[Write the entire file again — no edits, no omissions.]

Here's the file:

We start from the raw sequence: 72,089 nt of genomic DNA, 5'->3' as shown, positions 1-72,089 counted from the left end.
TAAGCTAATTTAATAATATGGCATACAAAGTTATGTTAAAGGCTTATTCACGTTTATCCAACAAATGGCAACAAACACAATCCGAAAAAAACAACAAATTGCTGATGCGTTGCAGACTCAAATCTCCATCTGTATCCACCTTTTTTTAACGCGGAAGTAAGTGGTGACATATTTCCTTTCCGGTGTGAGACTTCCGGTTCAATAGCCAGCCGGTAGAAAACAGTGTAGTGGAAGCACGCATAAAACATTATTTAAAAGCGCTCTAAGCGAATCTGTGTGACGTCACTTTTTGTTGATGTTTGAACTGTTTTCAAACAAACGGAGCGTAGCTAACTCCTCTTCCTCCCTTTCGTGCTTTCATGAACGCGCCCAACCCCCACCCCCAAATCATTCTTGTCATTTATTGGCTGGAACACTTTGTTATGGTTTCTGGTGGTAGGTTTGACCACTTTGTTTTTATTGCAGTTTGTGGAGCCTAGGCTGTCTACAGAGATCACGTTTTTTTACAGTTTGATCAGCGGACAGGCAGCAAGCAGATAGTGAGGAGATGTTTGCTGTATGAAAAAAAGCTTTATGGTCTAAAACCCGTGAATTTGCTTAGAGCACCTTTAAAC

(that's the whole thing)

We start from the raw sequence: 72,089 nt of genomic DNA, 5'->3' as shown, positions 1-72,089 counted from the left end.
TAAGCTAATTTAATAATATGGCATACAAAGTTATGTTAAAGGCTTATTCACGTTTATCCAACAAATGGCAACAAACACAATCCGAAAAAAACAACAAATTGCTGATGCGTTGCAGACTCAAATCTCCATCTGTATCCACCTTTTTTTAACGCGGAAGTAAGTGGTGACATATTTCCTTTCCGGTGTGAGACTTCCGGTTCAATAGCCAGCCGGTAGAAAACAGTGTAGTGGAAGCACGCATAAAACATTATTTAAAAGCGCTCTAAGCGAATCTGTGTGACGTCACTTTTTGTTGATGTTTGAACTGTTTTCAAACAAACGGAGCGTAGCTAACTCCTCTTCCTCCCTTTCGTGCTTTCATGAACGCGCCCAACCCCCACCCCCAAATCATTCTTGTCATTTATTGGCTGGAACACTTTGTTATGGTTTCTGGTGGTAGGTTTGACCACTTTGTTTTTATTGCAGTTTGTGGAGCCTAGGCTGTCTACAGAGATCACGTTTTTTTACAGTTTGATCAGCGGACAGGCAGCAAGCAGATAGTGAGGAGATGTTTGCTGTATGAAAAAAAGCTTTATGGTCTAAAACCCGTGAATTTGCTTAGAGCACCTTTAAAC